Sunday, September 28, 2008
Wednesday, September 24, 2008
As the 400th jubilee year of the appearance of Our Lady at Siluva closes, world news and US news begins to approach the apocolyptic. In the midst of this, I am afflicted by a peculiar good cheer. Is this the power of prayer or the onset of insanity? Don't hesitate to comment.
Today the New York Times ran an Op-Ed piece by Barbara Ehrenreich titled The Power of Negative Thinking. In this thoughtful piece Ms. Ehrenreich identifies a near delusional optimism as contributing to the current economic situation, citing pundits and gurus who have led citizens and corporations down the primrose path with a simplistic interpretation of the Law of Attraction that implies that focusing on a goal and refusing to think about impediments guarantees a successful outcome. I think that she has made a valid and original point.
Despite my appreciation of the piece, I couldn't help myself from smiling on the trip to work as I contemplated all of the good that could come out of the economic crisis:
- Maybe the destruction of Our Lady of Vilnius will now be costly rather than profitable.
- If gasoline prices are unaffordable, I'll be able to ride my bicycle down the Henry Hudson Parkway to work.
- If I lose my job, maybe I'll be able to farm potatoes, beets and cabbage on the lawn of the coop where I live. They'll have to relax their aesthetic standards to permit subsistence.
- My local weekly is flooded with articles on the "deer problem". Look on the bright side! Venison! Venison zeppelinai!
- Maybe we will all become lean, strong and attractive by necessity rather than by narcissism and surgery.
- Housing may now become affordable for the middle class, working class and even homeless. I am going to read up on squatter's rights.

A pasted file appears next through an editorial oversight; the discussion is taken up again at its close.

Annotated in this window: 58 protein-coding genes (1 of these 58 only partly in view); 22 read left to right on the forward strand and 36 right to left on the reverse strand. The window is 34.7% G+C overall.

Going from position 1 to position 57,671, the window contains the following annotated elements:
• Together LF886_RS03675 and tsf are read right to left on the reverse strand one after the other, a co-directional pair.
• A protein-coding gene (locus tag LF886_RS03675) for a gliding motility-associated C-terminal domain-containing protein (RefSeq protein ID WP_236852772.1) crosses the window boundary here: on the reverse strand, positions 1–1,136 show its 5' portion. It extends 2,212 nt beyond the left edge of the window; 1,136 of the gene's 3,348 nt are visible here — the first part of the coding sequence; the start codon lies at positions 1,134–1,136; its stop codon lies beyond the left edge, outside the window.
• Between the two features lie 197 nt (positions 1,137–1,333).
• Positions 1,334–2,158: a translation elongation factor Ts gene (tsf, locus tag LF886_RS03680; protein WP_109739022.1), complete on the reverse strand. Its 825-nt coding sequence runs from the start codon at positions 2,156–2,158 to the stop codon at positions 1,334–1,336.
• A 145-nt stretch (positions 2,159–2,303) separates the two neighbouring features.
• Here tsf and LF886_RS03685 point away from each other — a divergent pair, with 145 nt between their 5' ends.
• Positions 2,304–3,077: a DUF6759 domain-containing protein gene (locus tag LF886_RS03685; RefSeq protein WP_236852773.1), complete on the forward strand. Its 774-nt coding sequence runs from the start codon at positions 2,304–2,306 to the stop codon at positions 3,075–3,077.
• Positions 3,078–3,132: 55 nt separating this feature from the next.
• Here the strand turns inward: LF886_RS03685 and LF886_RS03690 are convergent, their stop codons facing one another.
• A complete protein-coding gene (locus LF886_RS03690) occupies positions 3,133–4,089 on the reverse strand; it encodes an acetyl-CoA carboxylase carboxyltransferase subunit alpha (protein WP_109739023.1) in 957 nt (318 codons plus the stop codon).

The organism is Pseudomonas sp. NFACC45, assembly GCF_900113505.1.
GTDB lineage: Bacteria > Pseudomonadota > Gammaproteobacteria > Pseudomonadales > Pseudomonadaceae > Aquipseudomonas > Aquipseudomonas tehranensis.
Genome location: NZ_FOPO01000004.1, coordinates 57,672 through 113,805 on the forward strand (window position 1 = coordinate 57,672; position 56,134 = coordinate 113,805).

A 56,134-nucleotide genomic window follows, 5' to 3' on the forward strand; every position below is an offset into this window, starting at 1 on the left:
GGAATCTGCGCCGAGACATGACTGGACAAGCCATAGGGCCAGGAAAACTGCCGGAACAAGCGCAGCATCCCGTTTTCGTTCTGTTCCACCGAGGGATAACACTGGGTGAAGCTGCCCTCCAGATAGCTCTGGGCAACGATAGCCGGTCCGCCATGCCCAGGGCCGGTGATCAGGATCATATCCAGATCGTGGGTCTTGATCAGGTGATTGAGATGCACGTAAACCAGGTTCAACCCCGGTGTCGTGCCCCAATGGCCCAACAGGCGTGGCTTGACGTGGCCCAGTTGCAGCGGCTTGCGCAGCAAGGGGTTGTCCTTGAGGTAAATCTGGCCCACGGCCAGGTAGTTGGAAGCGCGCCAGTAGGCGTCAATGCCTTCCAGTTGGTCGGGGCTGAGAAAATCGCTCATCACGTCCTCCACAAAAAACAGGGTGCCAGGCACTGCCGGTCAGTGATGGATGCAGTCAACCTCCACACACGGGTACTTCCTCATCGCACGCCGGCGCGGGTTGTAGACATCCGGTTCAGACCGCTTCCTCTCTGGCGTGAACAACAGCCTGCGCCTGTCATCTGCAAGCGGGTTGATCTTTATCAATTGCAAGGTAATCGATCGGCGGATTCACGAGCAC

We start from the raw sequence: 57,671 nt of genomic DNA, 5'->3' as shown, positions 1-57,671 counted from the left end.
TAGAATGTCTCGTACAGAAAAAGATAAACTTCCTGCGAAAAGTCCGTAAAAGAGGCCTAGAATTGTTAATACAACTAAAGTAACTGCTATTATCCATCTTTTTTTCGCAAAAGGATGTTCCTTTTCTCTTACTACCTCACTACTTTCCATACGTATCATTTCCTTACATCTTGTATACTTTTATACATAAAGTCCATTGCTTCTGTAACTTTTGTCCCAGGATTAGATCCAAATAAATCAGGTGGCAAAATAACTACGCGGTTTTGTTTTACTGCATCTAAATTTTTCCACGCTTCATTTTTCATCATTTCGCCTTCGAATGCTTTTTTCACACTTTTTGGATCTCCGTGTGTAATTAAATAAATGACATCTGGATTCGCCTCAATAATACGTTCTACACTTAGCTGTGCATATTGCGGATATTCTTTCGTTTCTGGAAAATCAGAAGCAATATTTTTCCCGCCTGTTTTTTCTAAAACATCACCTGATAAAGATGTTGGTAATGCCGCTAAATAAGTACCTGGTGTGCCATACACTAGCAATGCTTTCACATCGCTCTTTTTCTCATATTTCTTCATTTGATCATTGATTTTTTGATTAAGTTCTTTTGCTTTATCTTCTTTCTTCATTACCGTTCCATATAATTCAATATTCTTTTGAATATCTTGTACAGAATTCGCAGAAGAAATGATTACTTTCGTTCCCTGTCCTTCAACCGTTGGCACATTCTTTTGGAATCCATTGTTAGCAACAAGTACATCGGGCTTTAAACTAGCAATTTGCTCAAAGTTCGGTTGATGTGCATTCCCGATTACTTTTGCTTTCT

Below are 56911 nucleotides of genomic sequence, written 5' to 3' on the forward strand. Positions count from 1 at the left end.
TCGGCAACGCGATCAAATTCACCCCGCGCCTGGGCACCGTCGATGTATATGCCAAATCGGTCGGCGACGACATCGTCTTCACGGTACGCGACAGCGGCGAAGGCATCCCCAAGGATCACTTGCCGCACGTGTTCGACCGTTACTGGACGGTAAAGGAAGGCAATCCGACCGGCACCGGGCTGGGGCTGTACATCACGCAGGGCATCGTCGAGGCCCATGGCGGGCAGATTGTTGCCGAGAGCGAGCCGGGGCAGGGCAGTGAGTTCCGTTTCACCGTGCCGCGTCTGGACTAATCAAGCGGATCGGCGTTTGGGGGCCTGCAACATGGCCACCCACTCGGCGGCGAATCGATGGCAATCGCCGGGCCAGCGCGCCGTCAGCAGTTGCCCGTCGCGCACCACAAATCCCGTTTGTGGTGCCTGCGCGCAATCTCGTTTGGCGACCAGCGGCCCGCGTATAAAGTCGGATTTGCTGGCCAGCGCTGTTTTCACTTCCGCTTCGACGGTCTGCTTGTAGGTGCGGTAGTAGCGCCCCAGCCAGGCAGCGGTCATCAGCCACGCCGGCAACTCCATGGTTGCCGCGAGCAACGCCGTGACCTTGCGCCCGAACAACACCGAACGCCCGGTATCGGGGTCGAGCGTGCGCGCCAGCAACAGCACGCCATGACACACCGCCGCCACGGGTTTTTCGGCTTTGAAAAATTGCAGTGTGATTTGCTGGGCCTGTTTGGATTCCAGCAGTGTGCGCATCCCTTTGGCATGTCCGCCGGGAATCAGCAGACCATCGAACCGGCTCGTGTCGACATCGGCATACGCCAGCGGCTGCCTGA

- Maybe kindness will prevail now that more of us feel vulnerable. Maybe people will lose the delusion of their own omnipotence and turn to the infinite mercy of God.
Saturday, September 13, 2008
In the 1500's, caught up in the momentum of the Protestant Reformation, the owner of the church property in Siluva became a Lutheran. At this time many Catholic churches were closed and confiscated. A parish priest at Siluva buried an iron chest with documents and sacred items.In the year 1608 the Virgin Mary revealed herself to young shepherds; a girl with flowing hair holding a baby in her arms and weeping. The children ran to the Calvin catechist to tell him what they had seen. The catechist and the rector followed the children to the site where she revealed herself to them as well. They asked her why she was weeping. She replied, "I am weeping because people used to worship my son in this place, but now they just plow and sow." The news of this event spread. The faithful were convinced of the authenticity of the apparition. Catholics realized that they needed to have possession of the documents that would help them reclaim their church. An old blind man mentioned that he knew something about them, recounting the story of the church in Siluva. He led Father Kazakevicius, a priest charged with investigating the apparation, to the rock where Our Lady had appeared. The old man's blindness was cured and the iron chest buried by the priest of Siluva was exhumed.
The restoration of sight to this blind man was the first of many miracles and healings associated with this holy place.
Please join us on Sunday in another holy place as we pray for Our Lady to help us in our darkest hours as she helped the faithful at Siluva. We will be gathering at 10:30 AM across the street from St. Patrick's Cathedral to pray, to honor the apparition at Siluva and to share the story of Siluva with anyone who will listen. At 1:00 PM we will gather in front of Our Lady of Vilnius church and pray that it will once more be a home for Our Lady and a place where the faithful gather for Eucharistic celebration. Please join us in spirit and prayer if you cannot attend.